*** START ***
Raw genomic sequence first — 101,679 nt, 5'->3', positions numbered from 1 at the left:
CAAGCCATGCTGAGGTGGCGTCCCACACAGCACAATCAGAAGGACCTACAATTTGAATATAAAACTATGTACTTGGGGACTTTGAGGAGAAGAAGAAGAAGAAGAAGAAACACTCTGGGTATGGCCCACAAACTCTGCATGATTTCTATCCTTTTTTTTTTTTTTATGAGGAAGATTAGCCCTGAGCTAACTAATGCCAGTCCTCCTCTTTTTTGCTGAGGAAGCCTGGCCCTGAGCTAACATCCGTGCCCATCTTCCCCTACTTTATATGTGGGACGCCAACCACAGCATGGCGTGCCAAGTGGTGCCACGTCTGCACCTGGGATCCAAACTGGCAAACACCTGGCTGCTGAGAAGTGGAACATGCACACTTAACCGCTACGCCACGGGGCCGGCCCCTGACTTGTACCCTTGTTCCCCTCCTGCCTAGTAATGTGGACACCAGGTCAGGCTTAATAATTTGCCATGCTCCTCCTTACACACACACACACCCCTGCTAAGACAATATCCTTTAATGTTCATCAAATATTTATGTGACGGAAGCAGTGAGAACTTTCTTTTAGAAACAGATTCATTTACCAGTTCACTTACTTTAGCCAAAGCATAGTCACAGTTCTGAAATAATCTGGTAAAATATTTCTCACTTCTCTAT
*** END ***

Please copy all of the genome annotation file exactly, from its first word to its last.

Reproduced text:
Raw genomic sequence first — 101,679 nt, 5'->3', positions numbered from 1 at the left:
CAAGCCATGCTGAGGTGGCGTCCCACACAGCACAATCAGAAGGACCTACAATTTGAATATAAAACTATGTACTTGGGGACTTTGAGGAGAAGAAGAAGAAGAAGAAGAAACACTCTGGGTATGGCCCACAAACTCTGCATGATTTCTATCCTTTTTTTTTTTTTTATGAGGAAGATTAGCCCTGAGCTAACTAATGCCAGTCCTCCTCTTTTTTGCTGAGGAAGCCTGGCCCTGAGCTAACATCCGTGCCCATCTTCCCCTACTTTATATGTGGGACGCCAACCACAGCATGGCGTGCCAAGTGGTGCCACGTCTGCACCTGGGATCCAAACTGGCAAACACCTGGCTGCTGAGAAGTGGAACATGCACACTTAACCGCTACGCCACGGGGCCGGCCCCTGACTTGTACCCTTGTTCCCCTCCTGCCTAGTAATGTGGACACCAGGTCAGGCTTAATAATTTGCCATGCTCCTCCTTACACACACACACACCCCTGCTAAGACAATATCCTTTAATGTTCATCAAATATTTATGTGACGGAAGCAGTGAGAACTTTCTTTTAGAAACAGATTCATTTACCAGTTCACTTACTTTAGCCAAAGCATAGTCACAGTTCTGAAATAATCTGGTAAAATATTTCTCACTTCTCTAT